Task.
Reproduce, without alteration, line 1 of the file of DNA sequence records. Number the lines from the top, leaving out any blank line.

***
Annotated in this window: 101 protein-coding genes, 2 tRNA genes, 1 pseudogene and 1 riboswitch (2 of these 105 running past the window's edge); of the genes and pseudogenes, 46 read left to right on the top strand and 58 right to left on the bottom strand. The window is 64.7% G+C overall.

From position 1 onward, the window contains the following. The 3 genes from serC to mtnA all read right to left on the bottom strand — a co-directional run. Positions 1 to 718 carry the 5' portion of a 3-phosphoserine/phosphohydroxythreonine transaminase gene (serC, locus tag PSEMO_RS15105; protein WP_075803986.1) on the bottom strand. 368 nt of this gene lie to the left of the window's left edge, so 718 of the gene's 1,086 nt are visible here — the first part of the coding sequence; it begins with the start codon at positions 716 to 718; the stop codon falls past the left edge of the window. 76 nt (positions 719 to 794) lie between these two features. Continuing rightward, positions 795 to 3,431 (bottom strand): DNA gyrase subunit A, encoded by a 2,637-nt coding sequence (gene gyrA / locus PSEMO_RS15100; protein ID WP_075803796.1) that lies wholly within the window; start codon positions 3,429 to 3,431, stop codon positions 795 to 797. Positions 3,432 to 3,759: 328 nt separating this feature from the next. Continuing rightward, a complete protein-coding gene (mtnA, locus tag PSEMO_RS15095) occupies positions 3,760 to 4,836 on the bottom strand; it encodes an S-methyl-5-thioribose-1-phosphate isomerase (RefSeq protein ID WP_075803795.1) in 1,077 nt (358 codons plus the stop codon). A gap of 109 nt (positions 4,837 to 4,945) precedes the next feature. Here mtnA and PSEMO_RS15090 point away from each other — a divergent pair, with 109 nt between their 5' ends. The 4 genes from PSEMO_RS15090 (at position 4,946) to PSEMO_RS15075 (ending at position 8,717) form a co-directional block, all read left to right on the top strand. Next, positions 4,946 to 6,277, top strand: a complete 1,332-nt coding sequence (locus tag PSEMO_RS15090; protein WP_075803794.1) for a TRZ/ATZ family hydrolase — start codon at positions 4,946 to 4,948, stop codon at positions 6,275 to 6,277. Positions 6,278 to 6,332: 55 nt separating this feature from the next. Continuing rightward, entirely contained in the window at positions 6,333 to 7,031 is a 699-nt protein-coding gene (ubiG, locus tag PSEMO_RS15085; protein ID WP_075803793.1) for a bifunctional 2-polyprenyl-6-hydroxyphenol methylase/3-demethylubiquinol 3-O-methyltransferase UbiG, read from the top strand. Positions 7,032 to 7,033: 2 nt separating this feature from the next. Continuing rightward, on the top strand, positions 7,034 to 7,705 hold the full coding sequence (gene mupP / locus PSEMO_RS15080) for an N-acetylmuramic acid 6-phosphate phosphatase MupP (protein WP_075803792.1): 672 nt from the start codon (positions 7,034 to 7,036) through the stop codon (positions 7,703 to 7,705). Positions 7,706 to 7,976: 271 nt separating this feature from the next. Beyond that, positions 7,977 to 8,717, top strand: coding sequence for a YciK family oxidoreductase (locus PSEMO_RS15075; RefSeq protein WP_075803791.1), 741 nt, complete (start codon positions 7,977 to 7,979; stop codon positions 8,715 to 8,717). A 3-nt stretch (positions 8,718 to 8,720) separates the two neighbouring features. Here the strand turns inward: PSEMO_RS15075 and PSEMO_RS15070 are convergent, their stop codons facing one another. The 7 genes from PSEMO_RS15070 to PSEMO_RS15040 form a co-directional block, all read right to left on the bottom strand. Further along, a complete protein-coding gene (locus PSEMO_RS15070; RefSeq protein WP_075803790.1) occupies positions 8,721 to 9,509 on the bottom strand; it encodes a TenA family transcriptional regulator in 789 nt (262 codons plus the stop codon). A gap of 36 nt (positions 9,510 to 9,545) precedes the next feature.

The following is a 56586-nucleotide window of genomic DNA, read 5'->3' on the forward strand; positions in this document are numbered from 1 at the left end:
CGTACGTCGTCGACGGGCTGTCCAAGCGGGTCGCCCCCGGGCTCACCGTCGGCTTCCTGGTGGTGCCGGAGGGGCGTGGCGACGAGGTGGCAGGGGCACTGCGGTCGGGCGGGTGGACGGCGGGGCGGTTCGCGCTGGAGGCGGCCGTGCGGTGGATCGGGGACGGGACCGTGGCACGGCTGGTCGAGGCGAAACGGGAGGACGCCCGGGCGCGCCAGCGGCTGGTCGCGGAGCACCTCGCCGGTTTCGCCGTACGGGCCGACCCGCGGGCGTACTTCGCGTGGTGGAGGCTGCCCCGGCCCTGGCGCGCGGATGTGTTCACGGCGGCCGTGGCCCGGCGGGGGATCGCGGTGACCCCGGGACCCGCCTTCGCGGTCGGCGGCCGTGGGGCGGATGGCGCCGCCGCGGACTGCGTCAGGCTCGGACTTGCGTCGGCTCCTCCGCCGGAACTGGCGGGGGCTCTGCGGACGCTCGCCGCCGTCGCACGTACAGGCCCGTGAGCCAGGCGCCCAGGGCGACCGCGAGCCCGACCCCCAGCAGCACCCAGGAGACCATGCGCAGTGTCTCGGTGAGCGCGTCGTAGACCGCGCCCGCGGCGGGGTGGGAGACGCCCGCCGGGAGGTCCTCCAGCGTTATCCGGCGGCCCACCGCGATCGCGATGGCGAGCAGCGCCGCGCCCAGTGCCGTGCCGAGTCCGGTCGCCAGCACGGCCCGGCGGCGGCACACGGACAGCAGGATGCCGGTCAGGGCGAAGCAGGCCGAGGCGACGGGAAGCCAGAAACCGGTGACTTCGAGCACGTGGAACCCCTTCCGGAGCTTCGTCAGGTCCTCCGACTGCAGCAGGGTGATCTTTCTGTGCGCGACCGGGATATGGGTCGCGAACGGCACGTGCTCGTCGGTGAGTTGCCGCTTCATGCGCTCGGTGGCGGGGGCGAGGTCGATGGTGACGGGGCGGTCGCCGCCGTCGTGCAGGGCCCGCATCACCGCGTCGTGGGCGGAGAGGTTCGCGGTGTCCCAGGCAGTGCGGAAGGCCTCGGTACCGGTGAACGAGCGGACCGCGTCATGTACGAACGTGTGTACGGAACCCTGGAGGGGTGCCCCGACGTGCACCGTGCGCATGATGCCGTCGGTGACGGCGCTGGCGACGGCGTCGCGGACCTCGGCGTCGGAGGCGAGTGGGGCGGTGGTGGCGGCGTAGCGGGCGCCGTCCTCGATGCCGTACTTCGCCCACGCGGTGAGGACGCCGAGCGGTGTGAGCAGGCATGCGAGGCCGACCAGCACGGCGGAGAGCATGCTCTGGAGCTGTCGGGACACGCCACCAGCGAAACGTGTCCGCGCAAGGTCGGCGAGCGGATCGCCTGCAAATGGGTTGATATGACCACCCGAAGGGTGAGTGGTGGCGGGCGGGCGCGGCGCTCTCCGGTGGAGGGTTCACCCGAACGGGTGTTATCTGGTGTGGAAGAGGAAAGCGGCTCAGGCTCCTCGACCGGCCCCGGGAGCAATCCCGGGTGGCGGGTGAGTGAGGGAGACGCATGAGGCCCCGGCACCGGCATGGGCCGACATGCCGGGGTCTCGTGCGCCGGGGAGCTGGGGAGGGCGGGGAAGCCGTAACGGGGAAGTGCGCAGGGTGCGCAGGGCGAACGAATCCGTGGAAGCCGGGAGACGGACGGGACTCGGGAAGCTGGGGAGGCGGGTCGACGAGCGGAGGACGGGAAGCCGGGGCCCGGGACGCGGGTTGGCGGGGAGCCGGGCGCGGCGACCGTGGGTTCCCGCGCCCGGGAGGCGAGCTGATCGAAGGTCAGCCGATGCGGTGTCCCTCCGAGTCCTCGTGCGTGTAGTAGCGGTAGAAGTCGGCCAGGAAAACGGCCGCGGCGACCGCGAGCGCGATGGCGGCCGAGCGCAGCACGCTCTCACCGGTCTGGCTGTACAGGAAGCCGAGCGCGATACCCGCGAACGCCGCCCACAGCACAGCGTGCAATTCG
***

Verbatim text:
Annotated in this window: 101 protein-coding genes, 2 tRNA genes, 1 pseudogene and 1 riboswitch (2 of these 105 running past the window's edge); of the genes and pseudogenes, 46 read left to right on the top strand and 58 right to left on the bottom strand. The window is 64.7% G+C overall.